There’s no sugarcoating it. The Colorado Avalanche are enjoying a less-than-ideal start to the 2022-23 season. They do own a record of 18-11-2 and sit in the first Western Conference wildcard slot, but it’s a far cry from their record-setting performance in 2021-22. Although an awful run of injuries to key players hasn’t helped, the team experienced an offseason exodus that saw the likes of Nazem Kadri and Andre Burakovsky cash in on strong playoff showings and deplete Colorado’s scoring depth as a result.
In particular, Kadri’s absence has been felt the most, as the Avalanche have seen a carousel of candidates take a spin in the second-line center position to varying levels of success. Even though hockey has become increasingly positionless in recent years and accounting for the eventual return to full health, the uncertainty of who will occupy that spot looms large.
If the Avalanche intend to make a splash in the trade market, they must consider the potential cap constraints such a move may introduce this season and in the future. While only including players considered as locks for the final roster, the Avalanche have already committed $68 million to only 12 players in 2023-24, including Nathan MacKinnon’s mammoth contract extension. It gives them little leeway to slot in reinforcements via trade while still having to fit in extensions for pending restricted free agents (RFAs) in Alex Newhook and Bowen Byram, among others.
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For that reason, the Avalanche’s executive group may exclusively look to players on deals that expire this summer and fill out the rest of the lineup with bargain-bin options and young players still on their entry-level contracts (ELCs). Also, any trades may not occur until closer to the trade deadline when the cap-strapped Avalanche would have accrued more cap space and seen how the roster operates at full strength, so consider this a preview of what’s to come.
To avoid mentioning it for each entry on this list, a player’s cap hit can be 50 percent retained twice before reaching his intended destination, so accommodating larger salaries are not that significant of a barrier. The Avalanche possess their first-round picks for the next three drafts and have a few interesting prospects in a relatively weaker farm system, and although very unlikely, could dangle one of Byram or Newhook in a major trade. Those pieces may not be the most enticing available on the market, but the ingredients for bigger deals are there if necessary.
Keeping that context in mind, here are three major trade targets for the Avalanche as they look towards the spring when they will try to defend their Stanley Cup title.
Bo Horvat, Vancouver Canucks
Let’s get started with Bo Horvat, one of the biggest names to hit the trade market and the current captain of the floundering Vancouver Canucks. Recent reports suggested that Horvat’s time in Vancouver is up and that the organization is scouring what should be a bevy of trade offers for the 27-year-old pivot after rejecting another contract offer.
On one hand, those developments are surprising. The Canucks have several enviable core pieces in Elias Pettersson and Quinn Hughes and should eventually blossom into Stanley Cup contenders as their stars consolidate their standing among the NHL’s elite at their position. On the other, the stories surrounding the organization’s roster mismanagement are legendary, and by the time the team gets to the level of contenders, Horvat is likely to have aged out of his prime. It’s a difficult situation to be in for a player with 23 playoff games on his resumé, so it’s tough to blame him for seeking greener pastures.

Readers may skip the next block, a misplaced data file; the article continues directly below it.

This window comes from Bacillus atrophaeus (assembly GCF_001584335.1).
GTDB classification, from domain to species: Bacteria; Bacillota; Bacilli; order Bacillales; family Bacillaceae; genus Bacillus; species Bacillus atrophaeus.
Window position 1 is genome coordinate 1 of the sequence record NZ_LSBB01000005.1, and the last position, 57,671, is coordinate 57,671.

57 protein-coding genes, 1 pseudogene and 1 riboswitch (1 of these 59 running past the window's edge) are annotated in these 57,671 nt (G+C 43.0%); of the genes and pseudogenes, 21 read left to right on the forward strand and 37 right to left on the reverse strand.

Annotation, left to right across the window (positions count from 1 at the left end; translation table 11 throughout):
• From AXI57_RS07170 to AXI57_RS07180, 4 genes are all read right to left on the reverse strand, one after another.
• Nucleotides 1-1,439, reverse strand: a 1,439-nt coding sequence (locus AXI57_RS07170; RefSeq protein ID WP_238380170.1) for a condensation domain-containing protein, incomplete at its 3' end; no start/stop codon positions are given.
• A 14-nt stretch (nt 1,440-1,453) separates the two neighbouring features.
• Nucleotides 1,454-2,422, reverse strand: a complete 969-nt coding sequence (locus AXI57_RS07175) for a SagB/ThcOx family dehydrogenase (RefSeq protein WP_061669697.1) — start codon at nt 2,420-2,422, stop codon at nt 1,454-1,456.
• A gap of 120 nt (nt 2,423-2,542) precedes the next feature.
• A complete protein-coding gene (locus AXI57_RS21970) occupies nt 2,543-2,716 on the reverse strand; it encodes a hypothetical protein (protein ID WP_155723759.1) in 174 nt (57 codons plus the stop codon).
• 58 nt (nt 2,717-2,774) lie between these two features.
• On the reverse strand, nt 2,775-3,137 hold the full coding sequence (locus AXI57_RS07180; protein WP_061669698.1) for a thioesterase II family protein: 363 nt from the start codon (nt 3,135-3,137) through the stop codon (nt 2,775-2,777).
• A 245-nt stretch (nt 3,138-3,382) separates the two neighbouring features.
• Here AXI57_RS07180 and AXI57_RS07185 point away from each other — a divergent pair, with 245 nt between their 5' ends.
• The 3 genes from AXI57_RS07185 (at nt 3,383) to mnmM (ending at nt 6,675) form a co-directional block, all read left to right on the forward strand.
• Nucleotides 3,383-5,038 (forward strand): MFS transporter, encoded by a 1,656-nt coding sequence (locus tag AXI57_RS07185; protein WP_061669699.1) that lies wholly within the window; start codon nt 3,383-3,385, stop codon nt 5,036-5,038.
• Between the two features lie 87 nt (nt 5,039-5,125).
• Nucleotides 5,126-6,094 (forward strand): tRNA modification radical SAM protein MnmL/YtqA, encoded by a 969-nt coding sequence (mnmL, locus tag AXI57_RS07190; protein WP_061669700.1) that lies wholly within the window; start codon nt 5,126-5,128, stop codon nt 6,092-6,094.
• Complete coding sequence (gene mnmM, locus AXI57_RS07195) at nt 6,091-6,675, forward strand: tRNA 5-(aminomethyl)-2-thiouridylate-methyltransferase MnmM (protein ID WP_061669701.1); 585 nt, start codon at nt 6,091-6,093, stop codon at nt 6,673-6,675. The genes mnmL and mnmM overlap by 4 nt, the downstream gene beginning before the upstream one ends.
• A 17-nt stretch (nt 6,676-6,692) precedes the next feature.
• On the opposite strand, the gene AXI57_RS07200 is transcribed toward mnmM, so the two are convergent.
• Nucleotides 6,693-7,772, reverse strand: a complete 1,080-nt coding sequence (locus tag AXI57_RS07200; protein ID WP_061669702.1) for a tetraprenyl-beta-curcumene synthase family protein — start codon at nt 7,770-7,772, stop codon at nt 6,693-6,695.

Look past the Canucks’ middling 14-15-2 record and underwhelming performances from key players such as J.T. Miller and Thatcher Demko, and you can see tremendous output from Horvat down the middle. He’s scored 22 goals and 31 points in 32 games this season, both representing career highs for the nine-year veteran. Horvat’s individual (21.8% SH%) and on-ice shooting percentage (OiSH%) are high (9.21% at 5-on-5 is the second-highest of his career), but his individual shot- and chance-generation rates are also among the best of his career, suggesting he can maintain a semblance of his blistering pace.
Analytical research has downplayed the importance of faceoffs, but Horvat’s 57.6 percent win rate is the highest of his NHL tenure, and adding him would bolster one of the Avalanche’s biggest weaknesses (29th overall at 45.9 percent). Horvat also eats up minutes in all situations, ranking second on the Canucks in average ice time and first among forwards in average shorthanded usage. As a result, he takes on the most difficult matchups and plays the 25th highest ratio of his minutes against opposing teams’ top three forwards, according to Evolving Hockey’s quality of competition tool.
Of course, Horvat requires a new deal beyond this season, and betting on prime-age players in a contract year is always risky business, especially when they could demand a return that teams may be fearful of following through. It’s also a gamble to lock in players in the midst of a shooting bender when it’s unclear that they can maintain that pace over the long term. Still, Horvat could occupy the second-line role and play at a high level for the next five years and give the Avalanche as good of a chance as any to win one or more Stanley Cups in that time. Of the centers on the trade block this season, he’s the safest bet in that regard.
Jonathan Toews, Chicago Blackhawks
The second trade candidate, and one whose name has surfaced in trade rumours since last season, is Jonathan Toews, the 34-year-old captain of the now-rebuilding Chicago Blackhawks. The three-time Stanley Cup champion has repeatedly voiced his displeasure with the direction taken by the new Blackhwaks’ regime, and his no-move clause (NMC) allows him to dictate his future if he so chooses. As they’re firmly entrenched in last place in the NHL, and with Connor Bedard or Adam Fantilli being two of the most tantalizing players of the vaunted 2023 draft class, all the incentive is there for the team to part ways with one of their most attractive assets.